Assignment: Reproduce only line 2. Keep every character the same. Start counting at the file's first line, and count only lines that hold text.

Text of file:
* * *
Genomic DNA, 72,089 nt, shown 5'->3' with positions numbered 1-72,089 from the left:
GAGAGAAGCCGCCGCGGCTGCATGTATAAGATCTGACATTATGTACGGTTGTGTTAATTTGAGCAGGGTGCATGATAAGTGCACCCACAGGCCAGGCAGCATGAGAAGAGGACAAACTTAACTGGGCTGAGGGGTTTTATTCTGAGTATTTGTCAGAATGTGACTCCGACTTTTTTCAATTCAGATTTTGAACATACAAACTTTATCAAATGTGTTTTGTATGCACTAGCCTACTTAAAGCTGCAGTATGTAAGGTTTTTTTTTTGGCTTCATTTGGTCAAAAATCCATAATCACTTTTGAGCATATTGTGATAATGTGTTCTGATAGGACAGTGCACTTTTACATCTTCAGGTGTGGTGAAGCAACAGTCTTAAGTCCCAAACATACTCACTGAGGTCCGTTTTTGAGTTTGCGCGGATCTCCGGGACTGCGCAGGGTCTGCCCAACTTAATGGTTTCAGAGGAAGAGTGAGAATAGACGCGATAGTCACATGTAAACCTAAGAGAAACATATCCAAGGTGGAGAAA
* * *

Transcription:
GAGAGAAGCCGCCGCGGCTGCATGTATAAGATCTGACATTATGTACGGTTGTGTTAATTTGAGCAGGGTGCATGATAAGTGCACCCACAGGCCAGGCAGCATGAGAAGAGGACAAACTTAACTGGGCTGAGGGGTTTTATTCTGAGTATTTGTCAGAATGTGACTCCGACTTTTTTCAATTCAGATTTTGAACATACAAACTTTATCAAATGTGTTTTGTATGCACTAGCCTACTTAAAGCTGCAGTATGTAAGGTTTTTTTTTTGGCTTCATTTGGTCAAAAATCCATAATCACTTTTGAGCATATTGTGATAATGTGTTCTGATAGGACAGTGCACTTTTACATCTTCAGGTGTGGTGAAGCAACAGTCTTAAGTCCCAAACATACTCACTGAGGTCCGTTTTTGAGTTTGCGCGGATCTCCGGGACTGCGCAGGGTCTGCCCAACTTAATGGTTTCAGAGGAAGAGTGAGAATAGACGCGATAGTCACATGTAAACCTAAGAGAAACATATCCAAGGTGGAGAAA